The author tells us that on timescales of 35 million years and more the Earth actually “breathes,” exhaling carbon dioxide from volcanoes and hot springs (many of the latter undersea), and inhaling it from the atmosphere into the oceans and forests--and eventually into the rocky crust, or even the fiery mantle beneath.
Chapter 7 examines the past record from the perspective of its lessons for the present—and gives us some of the most unsettling pages of the work:
. . .the global warming event is not unprecedented in Earth history. Climate changes through the glacial cycles were probably as severe as global warming has the potential to be. The Earth and the biosphere will survive.
Viewed in the same time perspective, however, human civilization is also totally unprecedented in Earth history. Culture. . . arose about 40 thousand years ago, in the depths of the glacial climate. . . Civilized humanity has never seen a climate change as severe as global warming.
Part Three turns to a detailed consideration of future possibilities. Chapter 8 discusses the intricate dance of carbon among air, land, sea, and living creatures, and how this dance might change in a warmer, more CO2-rich future. The fertilization of trees and plankton by CO2 and other chemicals plays a role, and so does the slow interaction of carbon dioxide and calcium carbonate. There are many uncertainties, Professor Archer tells us, but it is clear that the CO2 we release into the atmosphere will affect the climate for millennia.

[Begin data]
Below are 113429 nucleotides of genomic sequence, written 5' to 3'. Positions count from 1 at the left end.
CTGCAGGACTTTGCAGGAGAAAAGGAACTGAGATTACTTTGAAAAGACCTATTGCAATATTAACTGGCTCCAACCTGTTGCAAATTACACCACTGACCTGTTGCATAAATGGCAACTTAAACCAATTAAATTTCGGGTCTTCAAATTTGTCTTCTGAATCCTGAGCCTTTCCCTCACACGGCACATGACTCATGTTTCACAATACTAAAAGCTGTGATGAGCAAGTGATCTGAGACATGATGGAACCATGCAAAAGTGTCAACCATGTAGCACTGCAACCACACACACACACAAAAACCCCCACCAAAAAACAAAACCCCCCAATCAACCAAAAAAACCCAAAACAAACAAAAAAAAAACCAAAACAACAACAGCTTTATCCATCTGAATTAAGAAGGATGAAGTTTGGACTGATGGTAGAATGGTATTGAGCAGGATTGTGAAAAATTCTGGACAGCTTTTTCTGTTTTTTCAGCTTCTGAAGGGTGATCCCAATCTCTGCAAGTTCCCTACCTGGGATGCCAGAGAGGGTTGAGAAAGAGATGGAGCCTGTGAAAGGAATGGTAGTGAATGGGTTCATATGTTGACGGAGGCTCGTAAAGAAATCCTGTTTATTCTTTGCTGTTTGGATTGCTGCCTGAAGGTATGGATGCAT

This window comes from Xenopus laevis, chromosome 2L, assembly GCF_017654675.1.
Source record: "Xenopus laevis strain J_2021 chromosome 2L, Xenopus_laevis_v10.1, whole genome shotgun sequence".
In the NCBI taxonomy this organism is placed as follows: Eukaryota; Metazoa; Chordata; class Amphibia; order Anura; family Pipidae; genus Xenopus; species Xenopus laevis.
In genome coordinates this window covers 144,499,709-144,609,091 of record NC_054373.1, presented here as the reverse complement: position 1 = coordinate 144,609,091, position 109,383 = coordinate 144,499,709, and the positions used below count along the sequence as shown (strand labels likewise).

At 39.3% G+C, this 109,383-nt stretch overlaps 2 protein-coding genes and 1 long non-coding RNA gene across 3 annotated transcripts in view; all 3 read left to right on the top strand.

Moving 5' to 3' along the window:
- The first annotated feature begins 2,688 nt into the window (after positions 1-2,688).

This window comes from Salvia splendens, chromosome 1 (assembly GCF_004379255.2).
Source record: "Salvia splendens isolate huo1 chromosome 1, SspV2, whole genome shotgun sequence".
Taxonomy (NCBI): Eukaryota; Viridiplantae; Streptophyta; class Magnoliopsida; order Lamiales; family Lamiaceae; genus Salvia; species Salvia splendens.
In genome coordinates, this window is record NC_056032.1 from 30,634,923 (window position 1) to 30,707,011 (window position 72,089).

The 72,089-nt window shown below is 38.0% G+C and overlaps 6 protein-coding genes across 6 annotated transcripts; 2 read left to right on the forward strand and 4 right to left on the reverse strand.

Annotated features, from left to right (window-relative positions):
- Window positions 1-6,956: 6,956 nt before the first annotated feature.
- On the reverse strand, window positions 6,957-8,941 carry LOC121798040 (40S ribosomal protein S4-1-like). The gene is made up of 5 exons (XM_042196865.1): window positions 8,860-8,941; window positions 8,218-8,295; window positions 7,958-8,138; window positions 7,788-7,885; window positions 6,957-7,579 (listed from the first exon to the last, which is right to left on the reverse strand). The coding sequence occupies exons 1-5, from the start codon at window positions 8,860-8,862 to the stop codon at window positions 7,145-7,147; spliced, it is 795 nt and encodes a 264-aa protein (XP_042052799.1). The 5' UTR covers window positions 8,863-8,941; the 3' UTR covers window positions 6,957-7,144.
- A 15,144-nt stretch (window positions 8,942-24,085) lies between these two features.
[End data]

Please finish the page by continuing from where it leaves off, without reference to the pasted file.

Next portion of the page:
Chapter 9 explains the issue of ocean acidification. Carbon dioxide reacts with water to form carbonic acid, H2CO3; this substance then reacts with calcium carbonate, which is the building block used by many marine organisms to build their shells or exoskeletons. (This includes corals, which are doubly at risk since they are stressed by warming waters as well as the more acidic water.) Past hot episodes may also have involved ocean acidification, and this acidification may be a partial explanation of extinctions that occurred.
Our CO2 acidity storm could be harsher [than] those in the past, because atmospheric CO2 concentration is increasing more quickly.
Partially Bleached Coral
Chapter 10 considers the possibilities for future carbon cycle feedbacks. Currently, the carbon cycle is damping human-induced climate changes, but there are ways in which this could change. In past climate changes, warming temperatures produced increased CO2 concentrations in the atmosphere, unlike today, when humans release CO2 which is partially absorbed by plants and by seawater.